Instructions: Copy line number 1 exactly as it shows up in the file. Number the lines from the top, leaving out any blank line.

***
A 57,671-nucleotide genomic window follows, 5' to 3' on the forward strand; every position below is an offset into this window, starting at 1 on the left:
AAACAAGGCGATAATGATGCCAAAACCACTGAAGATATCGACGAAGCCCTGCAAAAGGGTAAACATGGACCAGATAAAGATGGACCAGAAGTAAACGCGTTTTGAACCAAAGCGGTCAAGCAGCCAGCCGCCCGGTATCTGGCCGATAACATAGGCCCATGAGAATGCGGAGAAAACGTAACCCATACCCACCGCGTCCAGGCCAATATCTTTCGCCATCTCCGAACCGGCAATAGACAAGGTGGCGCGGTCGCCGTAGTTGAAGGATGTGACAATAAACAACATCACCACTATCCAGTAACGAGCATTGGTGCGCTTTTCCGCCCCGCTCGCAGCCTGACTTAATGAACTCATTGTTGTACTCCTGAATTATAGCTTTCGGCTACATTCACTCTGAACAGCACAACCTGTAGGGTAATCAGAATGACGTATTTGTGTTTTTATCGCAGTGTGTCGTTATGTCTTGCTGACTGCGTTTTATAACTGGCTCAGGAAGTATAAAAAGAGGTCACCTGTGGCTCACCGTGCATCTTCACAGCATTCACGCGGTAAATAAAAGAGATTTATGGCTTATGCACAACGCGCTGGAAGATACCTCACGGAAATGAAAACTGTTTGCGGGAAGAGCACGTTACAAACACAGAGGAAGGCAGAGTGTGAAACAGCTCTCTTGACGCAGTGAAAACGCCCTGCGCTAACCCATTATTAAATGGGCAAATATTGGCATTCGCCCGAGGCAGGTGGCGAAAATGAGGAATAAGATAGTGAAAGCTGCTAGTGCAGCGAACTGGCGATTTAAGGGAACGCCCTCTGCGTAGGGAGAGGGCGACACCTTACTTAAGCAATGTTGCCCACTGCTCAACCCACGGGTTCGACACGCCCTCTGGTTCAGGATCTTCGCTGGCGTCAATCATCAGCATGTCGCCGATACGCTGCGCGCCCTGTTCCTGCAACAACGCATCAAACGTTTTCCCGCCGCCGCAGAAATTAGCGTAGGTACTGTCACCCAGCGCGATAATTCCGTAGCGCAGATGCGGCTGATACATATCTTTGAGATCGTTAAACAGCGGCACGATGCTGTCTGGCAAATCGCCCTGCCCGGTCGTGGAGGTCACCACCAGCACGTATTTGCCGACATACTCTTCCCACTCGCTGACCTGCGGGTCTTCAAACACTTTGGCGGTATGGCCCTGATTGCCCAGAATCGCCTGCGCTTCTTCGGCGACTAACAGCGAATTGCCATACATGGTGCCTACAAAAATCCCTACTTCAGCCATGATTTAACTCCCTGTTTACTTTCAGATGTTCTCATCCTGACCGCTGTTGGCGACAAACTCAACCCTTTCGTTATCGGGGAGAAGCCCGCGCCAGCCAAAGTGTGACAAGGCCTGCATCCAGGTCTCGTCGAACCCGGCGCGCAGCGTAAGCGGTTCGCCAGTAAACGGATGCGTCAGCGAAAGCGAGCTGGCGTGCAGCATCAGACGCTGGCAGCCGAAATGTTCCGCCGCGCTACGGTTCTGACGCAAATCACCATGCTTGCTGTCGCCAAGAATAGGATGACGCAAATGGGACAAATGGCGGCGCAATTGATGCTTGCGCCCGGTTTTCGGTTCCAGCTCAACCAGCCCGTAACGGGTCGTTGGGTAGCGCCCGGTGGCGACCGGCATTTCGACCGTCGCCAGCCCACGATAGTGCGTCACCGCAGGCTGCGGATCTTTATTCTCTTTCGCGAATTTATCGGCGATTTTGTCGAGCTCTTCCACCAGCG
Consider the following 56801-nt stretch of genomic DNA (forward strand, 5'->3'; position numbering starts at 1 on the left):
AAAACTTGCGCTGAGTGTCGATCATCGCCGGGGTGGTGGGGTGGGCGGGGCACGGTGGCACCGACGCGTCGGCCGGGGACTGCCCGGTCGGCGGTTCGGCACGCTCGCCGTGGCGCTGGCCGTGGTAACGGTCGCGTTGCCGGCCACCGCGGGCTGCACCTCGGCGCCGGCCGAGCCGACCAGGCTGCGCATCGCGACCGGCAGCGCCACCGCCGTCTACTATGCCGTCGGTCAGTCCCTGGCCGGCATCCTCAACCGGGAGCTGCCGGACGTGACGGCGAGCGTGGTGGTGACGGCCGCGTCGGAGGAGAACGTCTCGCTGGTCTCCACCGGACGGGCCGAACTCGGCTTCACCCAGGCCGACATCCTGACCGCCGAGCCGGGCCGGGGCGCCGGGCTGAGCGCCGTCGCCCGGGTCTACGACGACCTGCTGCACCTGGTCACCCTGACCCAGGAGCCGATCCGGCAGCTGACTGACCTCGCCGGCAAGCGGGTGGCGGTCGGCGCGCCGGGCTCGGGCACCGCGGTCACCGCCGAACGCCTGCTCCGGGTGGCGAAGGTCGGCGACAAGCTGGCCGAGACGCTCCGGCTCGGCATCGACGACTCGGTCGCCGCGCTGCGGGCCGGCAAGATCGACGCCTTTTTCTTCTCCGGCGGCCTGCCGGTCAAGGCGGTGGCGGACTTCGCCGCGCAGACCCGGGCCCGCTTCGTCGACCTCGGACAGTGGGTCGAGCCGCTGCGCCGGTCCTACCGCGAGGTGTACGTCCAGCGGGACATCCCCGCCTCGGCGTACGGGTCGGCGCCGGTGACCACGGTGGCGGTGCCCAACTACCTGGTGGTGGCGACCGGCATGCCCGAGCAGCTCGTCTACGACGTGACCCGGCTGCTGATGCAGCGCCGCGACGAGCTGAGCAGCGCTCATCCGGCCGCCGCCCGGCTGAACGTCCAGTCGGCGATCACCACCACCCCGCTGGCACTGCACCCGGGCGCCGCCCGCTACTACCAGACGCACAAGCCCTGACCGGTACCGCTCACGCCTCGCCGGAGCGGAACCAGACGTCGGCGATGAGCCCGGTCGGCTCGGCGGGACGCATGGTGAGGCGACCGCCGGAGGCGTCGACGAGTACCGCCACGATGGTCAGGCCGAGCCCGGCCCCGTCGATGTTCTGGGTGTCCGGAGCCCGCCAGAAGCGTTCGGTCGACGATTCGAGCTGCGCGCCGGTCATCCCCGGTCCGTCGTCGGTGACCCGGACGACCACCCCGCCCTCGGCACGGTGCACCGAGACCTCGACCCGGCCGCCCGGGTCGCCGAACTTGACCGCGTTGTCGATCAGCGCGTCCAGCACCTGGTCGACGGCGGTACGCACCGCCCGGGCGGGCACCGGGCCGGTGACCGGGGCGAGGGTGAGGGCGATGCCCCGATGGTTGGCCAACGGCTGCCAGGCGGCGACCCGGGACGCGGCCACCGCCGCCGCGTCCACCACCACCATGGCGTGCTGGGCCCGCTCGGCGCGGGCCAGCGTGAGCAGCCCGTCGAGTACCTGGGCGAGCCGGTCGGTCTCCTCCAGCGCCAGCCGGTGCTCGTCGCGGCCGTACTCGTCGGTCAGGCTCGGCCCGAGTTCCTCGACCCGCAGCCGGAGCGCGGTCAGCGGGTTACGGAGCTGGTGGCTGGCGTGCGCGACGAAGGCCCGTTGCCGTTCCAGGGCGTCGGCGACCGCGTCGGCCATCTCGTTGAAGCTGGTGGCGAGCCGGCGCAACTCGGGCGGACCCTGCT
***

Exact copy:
A 57,671-nucleotide genomic window follows, 5' to 3' on the forward strand; every position below is an offset into this window, starting at 1 on the left: